The parties and transfers relevant to the case are further complicated by the fact that St. George performed slaughtering services for another company, Establecimientos Colonia S.A. (“Colonia”), before November 2007.  Colonia used St. George’s slaughtering services for the meat it shipped to Debtor.  After Debtor paid Colonia for meat and delivery, Colonia sent payment to St. George for its slaughtering services.  In November 2007, Marfig, a Brazilian-based, multi-national food production company, acquired Colonia.  This resulted in an alteration of the billing relationships.  After November 2007, St. George billed Debtor for slaughtering services directly.  Trustee argues that Debtor did not receive value for these payments.

The type of ritual slaughter involved in this case is Glatt Kosher.  The ritual slaughter involved in Glatt Kosher processing is carefully managed and performed.  St. George claims to have assembled and transported teams of qualified Glatt Kosher butchers, supervisors, and inspectors that were Jewish-Israeli trained and authorized by the Israeli Rabbinate. 

Yosi Rubashkin, one of several Rubashkin family members involved in Agriprocessors, arranged for St. George’s slaughter services at Colonia’s Uraguay facility.  Colonia or St. George shipped the meat to be delivered to A.A. Rubashkin & Sons in New York and claim a part of it went to Debtor.  St. George addressed the billings to “Rubashkins,” and Agriprocessors processed and paid the invoices.

            The disputed transfers at issue include three checks payable to “Ricardo Goldsmith” totaling $168,804.09: check number 4520, dated June 27, 2008 for $50,000; check number 4694, dated August 11, 2008 for $58,590.83; and check number 4806, dated September 18, 2008 for $60,213.26.   Debtor never paid the amounts due in full until August 11, 2008.  Defendants state that, during their financial relationship, Debtor normally made some or full payment to St. George within 45 days.  Defendants admit, however, that six payments made after November 2007 were made by Debtor on the following durations:  25 days, 58 days, 18 days, 9 days, 28 days, and 50 days.  The last three are at issue here.

            Trustee’s financial advisor and day-to-day manager of Debtor after bankruptcy was Marc Ross.  Ross provided an affidavit noting that he was aware Debtor made payments to Ricardo Goldsmith.  He noted Debtor had received nothing of any value from Goldsmith or Fime-Pak.  Ross further stated he was aware only of invoices to A.A. Rubashkin & Sons, but nothing to Debtor.  He also noted the absence of any evidence of a longstanding business relationship between Defendants and Debtor.  Defendants argue that this Court lacks personal jurisdiction over Defendants because Defendants do not have sufficient contacts with the State of Iowa.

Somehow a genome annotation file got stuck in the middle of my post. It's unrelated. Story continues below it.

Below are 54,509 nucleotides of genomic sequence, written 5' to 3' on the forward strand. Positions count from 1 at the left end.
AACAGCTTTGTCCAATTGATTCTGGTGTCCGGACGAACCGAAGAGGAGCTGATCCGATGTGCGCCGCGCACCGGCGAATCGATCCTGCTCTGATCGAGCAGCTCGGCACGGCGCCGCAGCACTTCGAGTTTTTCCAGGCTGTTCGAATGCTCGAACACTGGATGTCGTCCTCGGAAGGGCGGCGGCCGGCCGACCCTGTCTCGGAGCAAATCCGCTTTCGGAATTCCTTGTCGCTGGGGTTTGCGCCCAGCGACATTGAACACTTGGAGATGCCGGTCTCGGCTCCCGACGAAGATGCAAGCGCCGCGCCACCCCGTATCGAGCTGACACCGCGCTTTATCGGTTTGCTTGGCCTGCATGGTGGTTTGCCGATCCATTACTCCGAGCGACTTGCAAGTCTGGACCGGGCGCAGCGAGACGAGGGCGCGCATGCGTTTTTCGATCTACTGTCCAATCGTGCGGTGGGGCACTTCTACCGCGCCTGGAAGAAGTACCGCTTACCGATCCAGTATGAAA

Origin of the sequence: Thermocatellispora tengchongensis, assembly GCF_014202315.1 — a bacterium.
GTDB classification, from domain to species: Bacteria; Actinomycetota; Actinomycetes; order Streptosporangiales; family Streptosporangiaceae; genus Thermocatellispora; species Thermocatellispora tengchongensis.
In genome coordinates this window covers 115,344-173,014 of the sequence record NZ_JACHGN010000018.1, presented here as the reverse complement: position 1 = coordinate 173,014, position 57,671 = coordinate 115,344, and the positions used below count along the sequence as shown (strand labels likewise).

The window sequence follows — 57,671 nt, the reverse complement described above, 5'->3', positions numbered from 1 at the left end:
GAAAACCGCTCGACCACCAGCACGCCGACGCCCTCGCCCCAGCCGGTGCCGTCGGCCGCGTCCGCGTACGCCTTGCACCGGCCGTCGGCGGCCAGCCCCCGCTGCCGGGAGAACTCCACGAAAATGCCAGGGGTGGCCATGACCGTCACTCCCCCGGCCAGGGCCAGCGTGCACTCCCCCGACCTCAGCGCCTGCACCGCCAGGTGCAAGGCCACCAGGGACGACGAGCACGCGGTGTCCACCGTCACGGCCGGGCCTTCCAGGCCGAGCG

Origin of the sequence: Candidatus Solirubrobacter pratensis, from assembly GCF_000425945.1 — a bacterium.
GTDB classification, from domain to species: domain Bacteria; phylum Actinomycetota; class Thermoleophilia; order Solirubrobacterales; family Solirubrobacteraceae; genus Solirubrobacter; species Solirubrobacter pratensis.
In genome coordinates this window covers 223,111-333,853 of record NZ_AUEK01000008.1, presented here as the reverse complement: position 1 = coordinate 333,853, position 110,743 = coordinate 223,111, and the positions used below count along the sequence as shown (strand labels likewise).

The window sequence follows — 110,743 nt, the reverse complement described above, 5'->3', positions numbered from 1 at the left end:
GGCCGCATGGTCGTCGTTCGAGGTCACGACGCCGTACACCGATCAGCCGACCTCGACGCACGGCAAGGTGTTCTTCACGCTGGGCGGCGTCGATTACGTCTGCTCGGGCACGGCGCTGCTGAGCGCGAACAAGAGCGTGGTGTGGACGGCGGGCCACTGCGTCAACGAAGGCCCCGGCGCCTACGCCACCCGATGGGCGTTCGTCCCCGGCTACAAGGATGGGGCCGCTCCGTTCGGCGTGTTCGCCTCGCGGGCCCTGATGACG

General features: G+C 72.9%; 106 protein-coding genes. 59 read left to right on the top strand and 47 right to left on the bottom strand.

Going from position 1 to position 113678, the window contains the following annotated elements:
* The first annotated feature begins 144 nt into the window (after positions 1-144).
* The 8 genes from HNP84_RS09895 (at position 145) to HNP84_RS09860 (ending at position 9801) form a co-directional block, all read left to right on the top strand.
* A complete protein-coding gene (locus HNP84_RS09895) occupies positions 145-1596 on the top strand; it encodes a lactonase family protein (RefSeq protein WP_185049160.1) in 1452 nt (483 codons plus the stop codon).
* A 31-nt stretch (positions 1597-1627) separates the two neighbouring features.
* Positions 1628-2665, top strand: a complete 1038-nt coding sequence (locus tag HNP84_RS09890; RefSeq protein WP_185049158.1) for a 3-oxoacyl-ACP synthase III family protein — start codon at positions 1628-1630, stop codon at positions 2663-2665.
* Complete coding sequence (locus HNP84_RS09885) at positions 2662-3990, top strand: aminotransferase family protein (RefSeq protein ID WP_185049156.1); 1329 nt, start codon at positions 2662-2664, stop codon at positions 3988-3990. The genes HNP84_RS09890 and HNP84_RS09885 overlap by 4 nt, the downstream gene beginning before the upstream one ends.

Regarding the merits of this case, Defendants argue that the checks were not preferential transfers because Debtor paid them in the ordinary course of business.  In support of that argument, Defendants contend that the price Debtor paid was reasonable, and the payments made were generally consistent.  Defendants also argue that the transfers were not fraudulent because they provided value from St. George to Debtor.  Debtor, they claim, paid for the service of ritual slaughtering, not the delivery of a product.  

Trustee argues that Defendants’ contact with Debtor, when considered as a whole, is enough to establish minimum contacts for personal jurisdiction.  Alternatively, Trustee argues that Defendants waived their ability to object to personal jurisdiction issues by engaging in extensive discovery in this case.  Trustee argues that the payments were not consistent and therefore not made in the ordinary course of business.  Additionally, Trustee highlights the fact that Debtor paid invoices from St. George in full during the preferential period when it previously paid only a portion of the full invoice price.  Trustee maintains that the transfers are fraudulent because there is no evidence that the value was received for those services; instead, Trustee argues that another business received that value.

The parties agree that Fime-Pak should be dismissed from this case for lack of involvement in the disputed transactions.  The Court addresses the parties’ disputes regarding Defendant Goldsmith as follows.

Conclusions of Law and Discussion

      I.          Defendant’s Motion to Dismiss for Lack of Personal Jurisdiction

Once the defendant denies jurisdiction, the plaintiff has the burden to show that the Court has personal jurisdiction.  Dever v. Hentzen Coatings, Inc., 380 F.3d 1070, 1072 (8th Cir. 2004). The Court can consider pleadings, affidavits, and any exhibits in making a personal jurisdiction determination.  Pangaea, Inc. v. Flying Burrito, L.L.C., 647 F.3d 741, 745 (8th Cir. 2011). Plaintiff must make a prima facie showing that personal jurisdiction exists, “to support a reasonable inference that the defendant can be subject to jurisdiction.”  K-V Pharmaceutical Co. v. J. Uriach & CIA, S.A., 648 F.3d 588, 592–93 (8th Cir. 2011) (quoting Dever, 380 F.3d at 1072) (internal quotation marks omitted).  Since it is only a prima facie showing, the evidentiary standard is minimal.  Id. at 592.  In addition, the Court “view[s] the evidence in the light most favorable to the plaintiff and resolve[s] all factual conflicts in [the plaintiff’s] favor in deciding whether the plaintiff made the requisite showing.” Id.